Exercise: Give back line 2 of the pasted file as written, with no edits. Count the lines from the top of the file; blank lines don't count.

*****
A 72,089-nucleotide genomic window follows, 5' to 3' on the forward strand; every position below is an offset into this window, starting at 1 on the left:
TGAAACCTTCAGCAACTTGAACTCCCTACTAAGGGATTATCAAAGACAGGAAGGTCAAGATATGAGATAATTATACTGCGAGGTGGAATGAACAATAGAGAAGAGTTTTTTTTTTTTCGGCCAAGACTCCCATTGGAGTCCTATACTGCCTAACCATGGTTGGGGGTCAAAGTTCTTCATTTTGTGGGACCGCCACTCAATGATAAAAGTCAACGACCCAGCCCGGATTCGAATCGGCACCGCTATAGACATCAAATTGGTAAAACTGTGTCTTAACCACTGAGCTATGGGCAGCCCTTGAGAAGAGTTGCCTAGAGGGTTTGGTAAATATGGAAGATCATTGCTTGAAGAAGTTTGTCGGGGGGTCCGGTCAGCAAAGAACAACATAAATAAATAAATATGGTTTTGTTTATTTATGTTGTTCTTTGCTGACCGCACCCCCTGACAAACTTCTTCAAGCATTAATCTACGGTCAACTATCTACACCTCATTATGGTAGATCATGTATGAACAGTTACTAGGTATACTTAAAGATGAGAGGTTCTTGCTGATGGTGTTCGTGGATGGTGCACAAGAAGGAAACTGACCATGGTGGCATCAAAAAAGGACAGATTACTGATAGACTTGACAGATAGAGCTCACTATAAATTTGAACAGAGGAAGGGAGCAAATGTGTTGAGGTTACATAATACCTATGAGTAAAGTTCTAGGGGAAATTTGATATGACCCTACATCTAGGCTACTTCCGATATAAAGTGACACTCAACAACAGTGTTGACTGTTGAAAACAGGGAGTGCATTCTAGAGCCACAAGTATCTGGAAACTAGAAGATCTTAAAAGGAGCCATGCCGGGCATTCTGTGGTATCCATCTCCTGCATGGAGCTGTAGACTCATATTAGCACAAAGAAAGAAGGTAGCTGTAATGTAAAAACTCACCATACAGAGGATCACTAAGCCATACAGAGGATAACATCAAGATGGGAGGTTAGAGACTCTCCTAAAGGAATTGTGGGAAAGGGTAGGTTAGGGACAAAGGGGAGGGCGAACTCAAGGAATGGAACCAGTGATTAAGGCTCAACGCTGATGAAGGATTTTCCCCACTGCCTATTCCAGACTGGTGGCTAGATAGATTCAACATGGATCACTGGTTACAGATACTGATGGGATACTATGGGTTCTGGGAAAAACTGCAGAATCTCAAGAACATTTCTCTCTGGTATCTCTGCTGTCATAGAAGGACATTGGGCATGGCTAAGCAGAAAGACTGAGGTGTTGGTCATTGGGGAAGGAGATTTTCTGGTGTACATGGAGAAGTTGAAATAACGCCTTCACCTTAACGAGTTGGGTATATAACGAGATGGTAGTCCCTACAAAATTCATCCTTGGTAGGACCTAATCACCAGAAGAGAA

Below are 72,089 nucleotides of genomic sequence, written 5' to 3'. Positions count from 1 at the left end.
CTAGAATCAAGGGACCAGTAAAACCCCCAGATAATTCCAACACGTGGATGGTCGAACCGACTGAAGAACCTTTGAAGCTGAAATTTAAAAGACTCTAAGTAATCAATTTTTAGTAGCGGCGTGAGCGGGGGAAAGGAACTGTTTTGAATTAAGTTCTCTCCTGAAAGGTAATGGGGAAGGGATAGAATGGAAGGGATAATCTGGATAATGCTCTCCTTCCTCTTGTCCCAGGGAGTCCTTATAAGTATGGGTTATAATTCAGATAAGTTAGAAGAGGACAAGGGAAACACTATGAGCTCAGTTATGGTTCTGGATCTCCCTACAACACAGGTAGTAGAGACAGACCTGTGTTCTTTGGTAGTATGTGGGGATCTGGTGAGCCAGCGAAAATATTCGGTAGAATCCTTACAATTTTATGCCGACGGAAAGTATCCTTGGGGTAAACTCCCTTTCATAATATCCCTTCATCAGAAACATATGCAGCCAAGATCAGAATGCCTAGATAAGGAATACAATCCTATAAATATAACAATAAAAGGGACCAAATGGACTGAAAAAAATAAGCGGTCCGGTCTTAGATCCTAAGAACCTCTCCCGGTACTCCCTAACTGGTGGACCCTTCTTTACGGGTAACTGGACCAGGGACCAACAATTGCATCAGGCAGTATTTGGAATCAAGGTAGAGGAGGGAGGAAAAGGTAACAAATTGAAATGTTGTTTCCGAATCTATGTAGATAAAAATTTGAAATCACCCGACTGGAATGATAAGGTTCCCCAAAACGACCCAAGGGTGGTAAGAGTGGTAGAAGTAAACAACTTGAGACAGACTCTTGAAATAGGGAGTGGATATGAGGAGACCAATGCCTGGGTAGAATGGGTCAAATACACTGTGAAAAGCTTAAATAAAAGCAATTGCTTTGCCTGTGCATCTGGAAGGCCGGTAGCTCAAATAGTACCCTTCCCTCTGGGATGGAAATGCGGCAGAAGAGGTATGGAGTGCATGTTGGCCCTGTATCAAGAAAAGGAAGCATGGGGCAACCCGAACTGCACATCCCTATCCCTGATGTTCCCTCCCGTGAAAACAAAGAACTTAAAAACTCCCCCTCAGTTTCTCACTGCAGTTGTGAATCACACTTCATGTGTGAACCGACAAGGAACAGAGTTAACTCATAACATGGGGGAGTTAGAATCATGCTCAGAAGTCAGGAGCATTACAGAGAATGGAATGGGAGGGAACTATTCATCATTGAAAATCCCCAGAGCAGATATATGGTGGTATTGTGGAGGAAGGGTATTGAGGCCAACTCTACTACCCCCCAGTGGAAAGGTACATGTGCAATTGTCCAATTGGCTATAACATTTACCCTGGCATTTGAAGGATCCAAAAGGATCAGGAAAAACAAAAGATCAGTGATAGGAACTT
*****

TGAAACCTTCAGCAACTTGAACTCCCTACTAAGGGATTATCAAAGACAGGAAGGTCAAGATATGAGATAATTATACTGCGAGGTGGAATGAACAATAGAGAAGAGTTTTTTTTTTTTCGGCCAAGACTCCCATTGGAGTCCTATACTGCCTAACCATGGTTGGGGGTCAAAGTTCTTCATTTTGTGGGACCGCCACTCAATGATAAAAGTCAACGACCCAGCCCGGATTCGAATCGGCACCGCTATAGACATCAAATTGGTAAAACTGTGTCTTAACCACTGAGCTATGGGCAGCCCTTGAGAAGAGTTGCCTAGAGGGTTTGGTAAATATGGAAGATCATTGCTTGAAGAAGTTTGTCGGGGGGTCCGGTCAGCAAAGAACAACATAAATAAATAAATATGGTTTTGTTTATTTATGTTGTTCTTTGCTGACCGCACCCCCTGACAAACTTCTTCAAGCATTAATCTACGGTCAACTATCTACACCTCATTATGGTAGATCATGTATGAACAGTTACTAGGTATACTTAAAGATGAGAGGTTCTTGCTGATGGTGTTCGTGGATGGTGCACAAGAAGGAAACTGACCATGGTGGCATCAAAAAAGGACAGATTACTGATAGACTTGACAGATAGAGCTCACTATAAATTTGAACAGAGGAAGGGAGCAAATGTGTTGAGGTTACATAATACCTATGAGTAAAGTTCTAGGGGAAATTTGATATGACCCTACATCTAGGCTACTTCCGATATAAAGTGACACTCAACAACAGTGTTGACTGTTGAAAACAGGGAGTGCATTCTAGAGCCACAAGTATCTGGAAACTAGAAGATCTTAAAAGGAGCCATGCCGGGCATTCTGTGGTATCCATCTCCTGCATGGAGCTGTAGACTCATATTAGCACAAAGAAAGAAGGTAGCTGTAATGTAAAAACTCACCATACAGAGGATCACTAAGCCATACAGAGGATAACATCAAGATGGGAGGTTAGAGACTCTCCTAAAGGAATTGTGGGAAAGGGTAGGTTAGGGACAAAGGGGAGGGCGAACTCAAGGAATGGAACCAGTGATTAAGGCTCAACGCTGATGAAGGATTTTCCCCACTGCCTATTCCAGACTGGTGGCTAGATAGATTCAACATGGATCACTGGTTACAGATACTGATGGGATACTATGGGTTCTGGGAAAAACTGCAGAATCTCAAGAACATTTCTCTCTGGTATCTCTGCTGTCATAGAAGGACATTGGGCATGGCTAAGCAGAAAGACTGAGGTGTTGGTCATTGGGGAAGGAGATTTTCTGGTGTACATGGAGAAGTTGAAATAACGCCTTCACCTTAACGAGTTGGGTATATAACGAGATGGTAGTCCCTACAAAATTCATCCTTGGTAGGACCTAATCACCAGAAGAGAA